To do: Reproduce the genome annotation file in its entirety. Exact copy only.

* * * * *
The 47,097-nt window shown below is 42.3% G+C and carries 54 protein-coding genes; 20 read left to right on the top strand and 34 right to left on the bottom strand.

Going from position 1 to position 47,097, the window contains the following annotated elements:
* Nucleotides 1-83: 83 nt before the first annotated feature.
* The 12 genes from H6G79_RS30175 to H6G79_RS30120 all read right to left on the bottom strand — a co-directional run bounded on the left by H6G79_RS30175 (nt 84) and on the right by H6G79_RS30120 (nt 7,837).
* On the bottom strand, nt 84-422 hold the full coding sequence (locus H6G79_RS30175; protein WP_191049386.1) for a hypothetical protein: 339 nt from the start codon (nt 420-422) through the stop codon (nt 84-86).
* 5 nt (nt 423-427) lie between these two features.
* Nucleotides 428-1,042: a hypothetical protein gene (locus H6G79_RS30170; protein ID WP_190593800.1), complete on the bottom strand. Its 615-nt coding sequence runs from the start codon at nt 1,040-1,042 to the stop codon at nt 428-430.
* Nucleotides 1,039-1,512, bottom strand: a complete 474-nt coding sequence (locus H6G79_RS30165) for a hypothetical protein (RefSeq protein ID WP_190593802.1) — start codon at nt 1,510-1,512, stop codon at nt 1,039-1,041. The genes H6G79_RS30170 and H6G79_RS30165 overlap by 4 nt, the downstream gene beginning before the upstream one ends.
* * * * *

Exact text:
The 47,097-nt window shown below is 42.3% G+C and carries 54 protein-coding genes; 20 read left to right on the top strand and 34 right to left on the bottom strand.

Going from position 1 to position 47,097, the window contains the following annotated elements:
* Nucleotides 1-83: 83 nt before the first annotated feature.
* The 12 genes from H6G79_RS30175 to H6G79_RS30120 all read right to left on the bottom strand — a co-directional run bounded on the left by H6G79_RS30175 (nt 84) and on the right by H6G79_RS30120 (nt 7,837).
* On the bottom strand, nt 84-422 hold the full coding sequence (locus H6G79_RS30175; protein WP_191049386.1) for a hypothetical protein: 339 nt from the start codon (nt 420-422) through the stop codon (nt 84-86).
* 5 nt (nt 423-427) lie between these two features.
* Nucleotides 428-1,042: a hypothetical protein gene (locus H6G79_RS30170; protein ID WP_190593800.1), complete on the bottom strand. Its 615-nt coding sequence runs from the start codon at nt 1,040-1,042 to the stop codon at nt 428-430.
* Nucleotides 1,039-1,512, bottom strand: a complete 474-nt coding sequence (locus H6G79_RS30165) for a hypothetical protein (RefSeq protein ID WP_190593802.1) — start codon at nt 1,510-1,512, stop codon at nt 1,039-1,041. The genes H6G79_RS30170 and H6G79_RS30165 overlap by 4 nt, the downstream gene beginning before the upstream one ends.